As far as the academic year is concerned we are almost at the end of days, so effective study is important right now. I’ve always loved the idea of working smarter not harder. With that in mind here are some of my tips on how to study effectively.
There is a limited amount of study time available to you, so you need to use it wisely. No point in allocating the same amount of time to every subject. There will be some that require more of your time than others. Identify those now and divide up your time appropriately.
If there are concepts that you don’t understand, seek help immediately. Using valuable time hoping to work it out by yourself will take time from other areas and ultimately cost you. Sometimes we need to make strategic decisions and if by now you don’t fully understand something, perhaps you will decide to accept the level of knowledge that you do have and stop spending time on it. Instead, spend that time on a potentially more profitable part of the same subject.
While to some it is a huge distraction, music in the background is a godsend to others. If you have Spotify they have loads of playlists to help with study and productivity. Just play it with the sound low.
White noise is a type of static sound that is created when sounds of all different frequencies are combined. It’s that rather annoying sound you get when tuning in radio stations. Because it contains all frequencies it can mask other sounds. Therefore, it is often used to help babies sleep in noisy environments. Using a white noise app on your phone can block out unwanted noise and help you to study. With the repetitiveness of the static, our brain moves the awareness of it out of our consciousness and instead we focus more on the task at hand.
From the outside exercise looks like a massive distraction, but that very distraction permits the brain to work on retaining what was studied. It also gets oxygen pumped into the body and brain keeping us alert. The endorphins released during exercise are vital to help relieve the anxiety and stress that accompanies exam time.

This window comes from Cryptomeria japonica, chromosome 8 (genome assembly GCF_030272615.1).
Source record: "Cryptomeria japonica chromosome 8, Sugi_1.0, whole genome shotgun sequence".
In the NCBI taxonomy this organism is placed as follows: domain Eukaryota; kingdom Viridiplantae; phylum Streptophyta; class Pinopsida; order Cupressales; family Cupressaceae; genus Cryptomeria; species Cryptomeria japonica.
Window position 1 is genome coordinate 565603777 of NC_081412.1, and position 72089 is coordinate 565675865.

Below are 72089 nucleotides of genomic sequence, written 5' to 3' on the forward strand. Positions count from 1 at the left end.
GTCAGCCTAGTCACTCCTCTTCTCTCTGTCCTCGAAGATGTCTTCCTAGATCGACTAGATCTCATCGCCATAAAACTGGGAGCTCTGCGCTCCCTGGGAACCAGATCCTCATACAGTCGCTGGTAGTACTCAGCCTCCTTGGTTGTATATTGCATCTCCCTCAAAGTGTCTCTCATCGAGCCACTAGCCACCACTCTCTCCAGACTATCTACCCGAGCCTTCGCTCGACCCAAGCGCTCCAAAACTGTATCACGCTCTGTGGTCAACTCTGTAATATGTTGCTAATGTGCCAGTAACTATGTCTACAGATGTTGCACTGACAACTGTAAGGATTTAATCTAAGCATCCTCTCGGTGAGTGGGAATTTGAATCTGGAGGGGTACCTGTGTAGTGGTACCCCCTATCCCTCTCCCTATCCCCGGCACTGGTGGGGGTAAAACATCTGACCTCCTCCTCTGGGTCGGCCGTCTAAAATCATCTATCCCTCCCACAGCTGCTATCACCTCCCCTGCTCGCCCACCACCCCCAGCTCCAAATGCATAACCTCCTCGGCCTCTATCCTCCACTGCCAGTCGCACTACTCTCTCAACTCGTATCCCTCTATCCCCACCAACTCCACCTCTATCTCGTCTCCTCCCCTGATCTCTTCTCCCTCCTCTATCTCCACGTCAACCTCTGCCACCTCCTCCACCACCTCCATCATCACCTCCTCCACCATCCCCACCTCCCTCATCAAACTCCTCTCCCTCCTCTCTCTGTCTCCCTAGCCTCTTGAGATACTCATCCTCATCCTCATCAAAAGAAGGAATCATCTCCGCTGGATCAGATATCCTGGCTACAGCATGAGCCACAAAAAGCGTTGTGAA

The reality is that there is a limit to the questions that can be asked on a subject because the curriculum is rigid. Therefore exams must be framed within those limitations. This is where sample papers become your best friend. They show you exactly the type of question to expect, so you can prepare in advance. Sometimes the questions are thinly repackaged and are essentially repeated!
Read some suggested answers if possible. Seeing how other students and teachers approach answering the same questions can be eye-opening.
Find the place that works for you. This may be in the exact place you’ve worked at all year and if that works for you then stick with it. If you feel the walls closing in on you or you are losing focus, then maybe a change of scenery will help. Local libraries can be brilliant as can after-school / weekend study halls. But they don’t suit everyone. Maybe an understanding café will be ideal, with a pair of noise-cancelling earphones. With the right attitude and equipment, anywhere can work as a study place – just don’t choose it because all the gang will be there.
Stop listening to friend moaning and complaining about how much they still have to do. These energy vampires will exhaust you and make you self-doubt. Focus on you and zone out the moany minnies. They either have the work done and are pretending not, to make themselves feel superior / look like geniuses when they get a great result (having done not a tap!), OR they really don’t have the work done and want to drag everyone down to their level.
To an extent we also need to zone out (a bit, not completely) from what parents & teachers are saying. Not so much the message, rather the way it is delivered. While the intended outcome can be the same, the words used can be framed in either a positive or negative way. If framed negatively, the opposite of what was intended may happen. So, if someone is always talking negatively stay out of their way as much as possible.
You have the work done! I repeat. You have the work done.
You cannot control what questions are going to come up, but you know that they are going to be based on the subject that you have studied. So, go into that exam and believe in yourself.
Elaine Sparling is the CEO of the award-winning Hummingbird Learning Centre®. Based in Adare, Co Limerick, and Tralee, Co Kerry, she works with clients on a one to one basis and can be contacted on 087-2996054 or through their website www.hummingbirdlearning.com. In addition to their core 10 session programs, they also have a 4 session one to one Study Skills Program called Study Success for second and third level students. Call now for more information